Let's unpack the details Logic wrote about...
 
1 - The problem Logic realized that must be explained...
 
"Astragalus IV appears to have an apparent oral bioavailability of 2.2% in rats when serum was measured by HPLC with mass spectrometric detection after solid phase extraction[26] and the one human study to attempt to measure Astragalosides in serum could not find any..."
 
The problem put another way... How can a substance have healthful telomere-lengthening-effects without causing with cancer, when it's bioavailability is poor to non-existent in the blood circulation?
 
2 - Given that problem, Logic understood that something unusual must be going on.

 

He speculated about what the explanation might be and he provided some supporting study links as evidence to support his speculation... "Astragalus is probably mainly fixing the gut and that the decrease in NF-kB is what is having system wide pro telomere effects".

 

----------------------

 

A post soon-to-follow will provide a summary of the evidence so far discovered for the conjecture/explanation stated at the top of this post...


Edited by HighDesertWizard, 04 November 2018 - 11:46 AM.

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#173 HighDesertWizard

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Posted 04 November 2018 - 03:51 PM

March 2017, Disease-Modifying Effects of M1 Muscarinic Acetylcholine Receptor Activation in an Alzheimer’s Disease Mouse Model

 

Alzheimer’s disease (AD) is the leading cause of dementia worldwide, and currently no disease-modifying therapy is available to slow or prevent AD, underscoring the urgent need for neuroprotective therapies. Selective M1 muscarinic acetylcholine receptor (mAChR) activation is an attractive mechanism for AD therapy since M1 mediates key effects on memory, cognition, and behavior and has potential for disease-modifying effects on Aβ formation and tau phosphorylation....

 

These findings suggest that chronic M1 [muscarinic acetylcholine receptor (mAChR)] activation has neuroprotective potential for preventing memory impairments and reducing neuropathology in AD. M1 activation therefore represents a promising avenue for preventative treatment, as well as a promising opportunity to combine symptomatic and disease-modifying effects for early AD treatment.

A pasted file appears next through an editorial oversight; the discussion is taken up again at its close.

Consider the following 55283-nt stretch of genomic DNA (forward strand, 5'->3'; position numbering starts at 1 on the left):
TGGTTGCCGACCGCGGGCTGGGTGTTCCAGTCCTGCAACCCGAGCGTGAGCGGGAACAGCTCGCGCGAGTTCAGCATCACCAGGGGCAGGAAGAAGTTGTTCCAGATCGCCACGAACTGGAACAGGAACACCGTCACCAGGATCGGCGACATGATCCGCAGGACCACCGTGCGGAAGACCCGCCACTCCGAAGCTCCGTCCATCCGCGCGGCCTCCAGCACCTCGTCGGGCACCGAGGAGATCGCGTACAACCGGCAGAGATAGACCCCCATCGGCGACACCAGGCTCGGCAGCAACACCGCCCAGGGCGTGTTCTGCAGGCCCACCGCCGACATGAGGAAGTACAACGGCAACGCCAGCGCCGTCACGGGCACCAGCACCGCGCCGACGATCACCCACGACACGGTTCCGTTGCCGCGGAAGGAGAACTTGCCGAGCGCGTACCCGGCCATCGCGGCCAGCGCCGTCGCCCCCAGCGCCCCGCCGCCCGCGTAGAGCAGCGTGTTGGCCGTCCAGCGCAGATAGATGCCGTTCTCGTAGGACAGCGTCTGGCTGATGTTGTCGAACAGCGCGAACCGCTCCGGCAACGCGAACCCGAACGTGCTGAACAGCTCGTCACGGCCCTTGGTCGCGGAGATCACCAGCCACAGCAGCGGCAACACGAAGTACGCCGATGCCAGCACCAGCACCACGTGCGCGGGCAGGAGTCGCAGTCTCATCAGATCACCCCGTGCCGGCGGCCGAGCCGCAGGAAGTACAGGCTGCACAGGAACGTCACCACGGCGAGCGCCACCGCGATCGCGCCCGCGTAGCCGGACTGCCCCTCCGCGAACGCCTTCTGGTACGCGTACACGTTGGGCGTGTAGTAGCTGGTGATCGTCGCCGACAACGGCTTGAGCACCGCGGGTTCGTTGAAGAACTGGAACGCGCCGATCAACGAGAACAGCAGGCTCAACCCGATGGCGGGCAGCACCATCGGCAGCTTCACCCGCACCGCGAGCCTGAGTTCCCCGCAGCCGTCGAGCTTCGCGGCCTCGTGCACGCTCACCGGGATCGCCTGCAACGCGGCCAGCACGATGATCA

Oh, and we know the Mechanism of Action...

 


Edited by HighDesertWizard, 04 November 2018 - 03:55 PM.

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#174 HighDesertWizard

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Posted 03 December 2018 - 02:30 AM

I've been working on a presentation about what The Inflammatory Reflex (TIR) is and it would be useful to get feedback about some slides. Two studies are especially useful for highlighting the key physiological and survival probability content.

 

Doing this is important also for a couple other reasons

 

 

Two study graphic figures in the slide pic I've posted upthread and elsewhere with survival curves are taken from the studies that will be reviewed below.

 

 
Inflammatory conditions characterized by excessive immune cell activation and cytokine release, are associated with bidirectional immune system-brain communication, underlying sickness behavior and other physiological responses. The vagus nerve has an important role in this communication by conveying sensory information to the brain, and brain-derived immunoregulatory signals that suppress peripheral cytokine levels and inflammation. Brain muscarinic acetylcholine receptor (mAChR)-mediated cholinergic signaling has been implicated in this regulation. However, the possibility of controlling inflammation by peripheral administration of centrally-acting mAChR agonists is unexplored. To provide insight we used the centrally-acting M1 mAChR agonist xanomeline, previously developed in the context of Alzheimer’s disease and schizophrenia. Intraperitoneal administration of xanomeline significantly suppressed serum and splenic TNF levels, alleviated sickness behavior, and increased survival during lethal murine endotoxemia. The anti-inflammatory effects of xanomeline were brain mAChR-mediated and required intact vagus nerve and splenic nerve signaling. The anti-inflammatory efficacy of xanomeline was retained for at least 20h, associated with alterations in splenic lymphocyte, and dendritic cell proportions, and decreased splenocyte responsiveness to endotoxin. These results highlight an important role of the M1 mAChR in a neural circuitry to spleen in which brain cholinergic activation lowers peripheral pro-inflammatory cytokines to levels favoring survival. The therapeutic efficacy of xanomeline was also manifested by significantly improved survival in preclinical settings of severe sepsis. These findings are of interest for strategizing novel therapeutic approaches in inflammatory diseases.